• Changing transcoding settings: Plex will transcode automatically. But to match your CPU’s performance, you can change the default settings. You can decrease the quality of the transcoded file and allow the CPU some room to breathe. Alternatively, you can increase the quality of the file but let your CPU pay the consequences. To change this values go to the Home menu, then go to Settings > Transcoder.

      Another way to change streaming quality: 
      You can predefine a streaming quality by forcing the player’s local/remote quality from the Plex server. Go to Settings>Web>Player.
  • Pre-transcoding.

    While pre-transcoding is not an automatic method of streaming, it can help offload pressure from the CPU. There are several tools out there that can help you manually transcode media files. Plex’s Media Optimizer allows you to specify media content, optimize it and save it as a different version.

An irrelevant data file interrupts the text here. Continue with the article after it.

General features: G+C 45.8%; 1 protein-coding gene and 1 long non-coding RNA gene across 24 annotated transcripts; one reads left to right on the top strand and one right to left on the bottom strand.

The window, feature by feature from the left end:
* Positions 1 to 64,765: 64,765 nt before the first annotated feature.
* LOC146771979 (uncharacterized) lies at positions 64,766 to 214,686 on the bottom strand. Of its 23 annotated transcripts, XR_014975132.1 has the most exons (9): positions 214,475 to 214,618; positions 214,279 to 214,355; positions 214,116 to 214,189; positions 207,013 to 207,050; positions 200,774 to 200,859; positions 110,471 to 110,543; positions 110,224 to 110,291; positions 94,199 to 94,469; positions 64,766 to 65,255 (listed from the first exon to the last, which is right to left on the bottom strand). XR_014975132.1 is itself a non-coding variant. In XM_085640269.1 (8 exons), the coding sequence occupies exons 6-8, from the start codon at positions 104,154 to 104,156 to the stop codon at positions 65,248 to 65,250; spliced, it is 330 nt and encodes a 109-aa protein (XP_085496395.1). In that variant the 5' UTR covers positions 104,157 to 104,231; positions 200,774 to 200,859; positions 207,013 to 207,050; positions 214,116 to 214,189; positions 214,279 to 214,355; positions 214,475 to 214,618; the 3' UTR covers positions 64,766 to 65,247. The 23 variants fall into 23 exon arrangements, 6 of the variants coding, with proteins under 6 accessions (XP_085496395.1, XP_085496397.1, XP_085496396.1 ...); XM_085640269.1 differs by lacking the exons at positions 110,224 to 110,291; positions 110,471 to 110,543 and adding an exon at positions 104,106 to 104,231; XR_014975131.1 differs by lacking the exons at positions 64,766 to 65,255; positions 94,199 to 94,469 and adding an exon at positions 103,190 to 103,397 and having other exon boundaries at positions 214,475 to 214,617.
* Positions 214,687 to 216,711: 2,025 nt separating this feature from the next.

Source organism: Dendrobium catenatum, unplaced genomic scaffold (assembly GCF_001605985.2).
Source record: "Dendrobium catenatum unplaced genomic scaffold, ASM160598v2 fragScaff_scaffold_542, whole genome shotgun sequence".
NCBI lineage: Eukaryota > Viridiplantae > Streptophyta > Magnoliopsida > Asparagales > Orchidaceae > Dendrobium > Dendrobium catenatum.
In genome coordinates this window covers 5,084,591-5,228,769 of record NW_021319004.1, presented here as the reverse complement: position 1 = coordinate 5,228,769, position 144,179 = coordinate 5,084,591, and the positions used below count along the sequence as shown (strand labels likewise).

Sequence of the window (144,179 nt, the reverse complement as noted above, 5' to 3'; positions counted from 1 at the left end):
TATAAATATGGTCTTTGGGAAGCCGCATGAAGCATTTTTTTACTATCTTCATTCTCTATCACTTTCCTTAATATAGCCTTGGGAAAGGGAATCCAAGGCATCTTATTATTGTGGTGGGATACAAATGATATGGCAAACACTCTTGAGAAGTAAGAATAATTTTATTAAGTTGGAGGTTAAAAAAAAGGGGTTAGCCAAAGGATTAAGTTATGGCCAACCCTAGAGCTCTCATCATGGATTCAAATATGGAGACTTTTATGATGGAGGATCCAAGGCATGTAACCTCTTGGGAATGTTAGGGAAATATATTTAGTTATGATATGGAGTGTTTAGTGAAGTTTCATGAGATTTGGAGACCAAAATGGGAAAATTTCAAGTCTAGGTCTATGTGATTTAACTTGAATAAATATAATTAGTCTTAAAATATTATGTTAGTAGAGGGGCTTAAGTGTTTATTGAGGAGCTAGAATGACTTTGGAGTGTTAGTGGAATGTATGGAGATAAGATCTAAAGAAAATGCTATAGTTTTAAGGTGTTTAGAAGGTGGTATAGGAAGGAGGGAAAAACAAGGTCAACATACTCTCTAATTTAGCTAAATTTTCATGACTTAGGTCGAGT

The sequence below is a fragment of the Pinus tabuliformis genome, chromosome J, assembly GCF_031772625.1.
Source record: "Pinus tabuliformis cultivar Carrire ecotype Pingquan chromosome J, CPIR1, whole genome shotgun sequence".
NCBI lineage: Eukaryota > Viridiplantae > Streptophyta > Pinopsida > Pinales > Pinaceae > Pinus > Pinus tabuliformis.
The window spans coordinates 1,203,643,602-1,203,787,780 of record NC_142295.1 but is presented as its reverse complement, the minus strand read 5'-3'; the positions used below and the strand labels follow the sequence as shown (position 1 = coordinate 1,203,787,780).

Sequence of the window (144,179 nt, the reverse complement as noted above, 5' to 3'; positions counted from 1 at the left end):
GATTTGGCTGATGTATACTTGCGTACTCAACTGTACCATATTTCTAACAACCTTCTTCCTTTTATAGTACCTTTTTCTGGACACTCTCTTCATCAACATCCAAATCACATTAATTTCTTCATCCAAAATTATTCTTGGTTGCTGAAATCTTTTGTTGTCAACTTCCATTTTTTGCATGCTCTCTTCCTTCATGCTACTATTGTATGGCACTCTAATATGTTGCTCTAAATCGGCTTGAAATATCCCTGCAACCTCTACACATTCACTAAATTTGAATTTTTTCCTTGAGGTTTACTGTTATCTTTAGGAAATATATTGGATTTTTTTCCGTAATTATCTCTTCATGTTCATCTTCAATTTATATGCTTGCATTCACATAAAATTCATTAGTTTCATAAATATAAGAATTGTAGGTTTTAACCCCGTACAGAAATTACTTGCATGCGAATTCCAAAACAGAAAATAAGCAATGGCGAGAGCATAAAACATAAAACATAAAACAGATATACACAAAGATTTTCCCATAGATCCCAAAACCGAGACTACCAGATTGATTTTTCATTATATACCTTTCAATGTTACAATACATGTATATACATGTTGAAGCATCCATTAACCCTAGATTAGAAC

If you know the file formats and containers that your client can play, then pre-transcoding is a good option. You can help your Plex Server run smoothly by skipping any transcoding.

    • Selecting the file: Choose the media that you want to transcode in the Home page, hover over the file and click the … on the bottom right.
    • Optimizing it: Click Optimize… in the menu displayed afterward.

    • Adjust it: Optimize your file for Mobile, TV, Original Quality or Custom. Selecting the “custom” option will give you a broader choice for specific OSs or resolutions.
    • Can’t find your video format? Pre-transcoding might be limited in Plex. If you can’t optimize a file in Plex, you might need to look somewhere else.RapidSeedBox comes with a pre-installed open-source video transcoder that supports many video formats. Handbrake can encode, reduce the size, make it black & white, customize audio and even embed subtitles. For a complete guide on using Handbrake, click here.